Letter | Published:

Specific Inactivation of Antigen-reactive Cells with 125I-Labelled Antigen

Nature volume 222, pages 12911292 (28 June 1969) | Download Citation



A QUESTION of current interest is whether the initial stages of an immune response—either the induction of antibody formation or of specific tolerance—may involve the reaction of an antigen with a specific lymphocyte. Naor and Sulitzeanu1 have demonstrated, both in vivo and in vitro, a reaction of 125I-labelled bovine serum albumin with a small proportion (about 1/5,000) of mouse spleen lymphocytes. We have since shown2 that both flagellin and polymerized flagellin (Salmonella adelaide) and haemocyanin (Jasus lalandii) labelled with 125I or 131I react in vitro with certain cells from spleens of rats and mice. Of the strongly reactive cells, almost all are mononuclear with a high nuclear/cytoplasmic ratio and 7–12 microns in diameter and, for any one antigen, comprise about 1/5,000 of the total cell population. These reactive cells adsorb between 4,000–40,000 molecules of labelled protein when allowed to react at 0° C with labelled protein (about 3 × 1012 molecules/ml.) in 10 per cent foetal calf serum. A similar proportion of such reactive cells was observed in cell suspensions from lymph nodes and thoracic duct lymph, while peritoneal exudate contained a higher proportion and thymus a lower proportion of these cells2. The reaction was not inhibited by concentrations of sodium azide which restricted the uptake of labelled antigen by macrophages but was inhibited, using mouse cells, by rabbit anti-mouse globulin serum. Spleen cells from germ-free and conventional mice reacted equally well with 131I-labelled flagellin2. We wished to know whether the ability of these cells to react with antigen was immunologically significant. Experiments were devised to distinguish between the following possibilities: that the reactive cells were (1) cells present because of a prior experience of the animal with a related antigen, (2) antigen-reactive cells3,4 which had not had prior antigenic experience but which were capable of contributing to a specific immune response such as formation and secretion of antibody, and (3) cells coated non-specifically with cytophilic antibody.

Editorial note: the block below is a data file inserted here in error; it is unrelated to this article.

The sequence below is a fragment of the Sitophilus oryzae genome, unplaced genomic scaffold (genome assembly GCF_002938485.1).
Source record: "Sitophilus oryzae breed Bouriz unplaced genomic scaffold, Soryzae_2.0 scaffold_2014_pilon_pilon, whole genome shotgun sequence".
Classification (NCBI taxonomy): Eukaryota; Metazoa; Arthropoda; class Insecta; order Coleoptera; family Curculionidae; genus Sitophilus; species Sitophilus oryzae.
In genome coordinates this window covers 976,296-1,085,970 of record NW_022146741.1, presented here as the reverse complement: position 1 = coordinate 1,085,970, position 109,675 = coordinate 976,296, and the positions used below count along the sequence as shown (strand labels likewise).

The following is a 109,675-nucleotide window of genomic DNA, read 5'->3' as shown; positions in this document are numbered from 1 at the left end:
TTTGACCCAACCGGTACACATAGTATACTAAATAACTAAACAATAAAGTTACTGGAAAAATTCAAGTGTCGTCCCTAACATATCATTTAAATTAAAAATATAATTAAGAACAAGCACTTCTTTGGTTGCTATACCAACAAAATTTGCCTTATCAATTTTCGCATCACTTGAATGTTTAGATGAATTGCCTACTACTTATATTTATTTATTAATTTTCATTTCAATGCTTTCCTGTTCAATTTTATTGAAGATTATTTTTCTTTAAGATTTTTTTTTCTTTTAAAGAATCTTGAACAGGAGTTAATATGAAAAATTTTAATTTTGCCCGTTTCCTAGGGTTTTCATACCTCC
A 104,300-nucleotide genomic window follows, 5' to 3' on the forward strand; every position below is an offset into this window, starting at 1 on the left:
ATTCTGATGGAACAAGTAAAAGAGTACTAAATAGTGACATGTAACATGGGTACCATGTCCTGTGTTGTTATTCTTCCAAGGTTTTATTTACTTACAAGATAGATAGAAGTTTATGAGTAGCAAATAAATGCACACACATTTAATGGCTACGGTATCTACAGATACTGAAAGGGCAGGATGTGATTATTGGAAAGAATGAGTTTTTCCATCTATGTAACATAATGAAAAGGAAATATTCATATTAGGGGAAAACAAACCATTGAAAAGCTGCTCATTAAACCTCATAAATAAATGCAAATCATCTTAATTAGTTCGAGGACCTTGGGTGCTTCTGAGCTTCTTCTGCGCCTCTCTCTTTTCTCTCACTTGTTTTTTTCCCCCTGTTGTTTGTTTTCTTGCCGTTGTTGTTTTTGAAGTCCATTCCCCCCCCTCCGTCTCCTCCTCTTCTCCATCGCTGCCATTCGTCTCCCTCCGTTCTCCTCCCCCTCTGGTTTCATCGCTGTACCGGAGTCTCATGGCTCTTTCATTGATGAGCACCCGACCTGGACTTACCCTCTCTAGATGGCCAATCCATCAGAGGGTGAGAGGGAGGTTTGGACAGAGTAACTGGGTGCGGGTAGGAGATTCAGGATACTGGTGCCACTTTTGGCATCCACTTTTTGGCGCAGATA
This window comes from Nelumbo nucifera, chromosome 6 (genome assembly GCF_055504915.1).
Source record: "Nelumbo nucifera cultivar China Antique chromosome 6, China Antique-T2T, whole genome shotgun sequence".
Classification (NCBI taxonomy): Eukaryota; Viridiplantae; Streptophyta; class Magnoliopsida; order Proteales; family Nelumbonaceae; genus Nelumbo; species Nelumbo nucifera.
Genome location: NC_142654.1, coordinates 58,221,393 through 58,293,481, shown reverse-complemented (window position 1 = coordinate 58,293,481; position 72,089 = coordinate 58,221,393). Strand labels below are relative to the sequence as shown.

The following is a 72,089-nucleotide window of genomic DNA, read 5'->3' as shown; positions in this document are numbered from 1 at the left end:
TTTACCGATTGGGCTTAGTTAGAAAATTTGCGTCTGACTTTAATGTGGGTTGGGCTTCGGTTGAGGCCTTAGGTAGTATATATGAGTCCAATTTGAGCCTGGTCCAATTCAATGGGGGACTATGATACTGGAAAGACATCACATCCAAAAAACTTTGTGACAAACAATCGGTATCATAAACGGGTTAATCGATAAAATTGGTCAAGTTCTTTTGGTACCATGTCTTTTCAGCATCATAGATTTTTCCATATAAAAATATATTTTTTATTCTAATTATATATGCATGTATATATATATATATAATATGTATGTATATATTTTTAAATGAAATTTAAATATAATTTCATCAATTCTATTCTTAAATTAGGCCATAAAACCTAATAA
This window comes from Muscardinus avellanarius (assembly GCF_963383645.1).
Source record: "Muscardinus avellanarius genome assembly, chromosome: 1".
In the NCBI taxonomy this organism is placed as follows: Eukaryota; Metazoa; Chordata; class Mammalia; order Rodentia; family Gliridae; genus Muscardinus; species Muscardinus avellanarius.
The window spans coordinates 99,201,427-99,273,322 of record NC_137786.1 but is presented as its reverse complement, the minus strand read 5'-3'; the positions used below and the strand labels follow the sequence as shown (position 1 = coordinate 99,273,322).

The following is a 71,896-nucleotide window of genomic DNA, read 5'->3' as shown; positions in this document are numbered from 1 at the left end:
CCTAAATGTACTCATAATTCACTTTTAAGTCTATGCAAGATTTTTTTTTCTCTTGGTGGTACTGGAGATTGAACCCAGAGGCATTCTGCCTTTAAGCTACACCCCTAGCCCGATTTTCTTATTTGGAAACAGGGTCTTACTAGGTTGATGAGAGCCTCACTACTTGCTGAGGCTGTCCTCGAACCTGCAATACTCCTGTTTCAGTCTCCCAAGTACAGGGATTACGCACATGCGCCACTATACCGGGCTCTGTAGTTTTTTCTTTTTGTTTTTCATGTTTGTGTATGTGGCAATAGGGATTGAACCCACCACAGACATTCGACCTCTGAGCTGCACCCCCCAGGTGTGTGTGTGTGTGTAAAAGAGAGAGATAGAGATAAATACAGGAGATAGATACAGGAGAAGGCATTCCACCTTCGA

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    • G. L. ADA

    Present address: Department of Microbiology, John Curtin School of Medical Research, Australian National University, Canberra.


  1. The Walter and Eliza Hall Institute of Medical Research, Royal Melbourne Hospital, Victoria, 3050, Australia.

    • G. L. ADA


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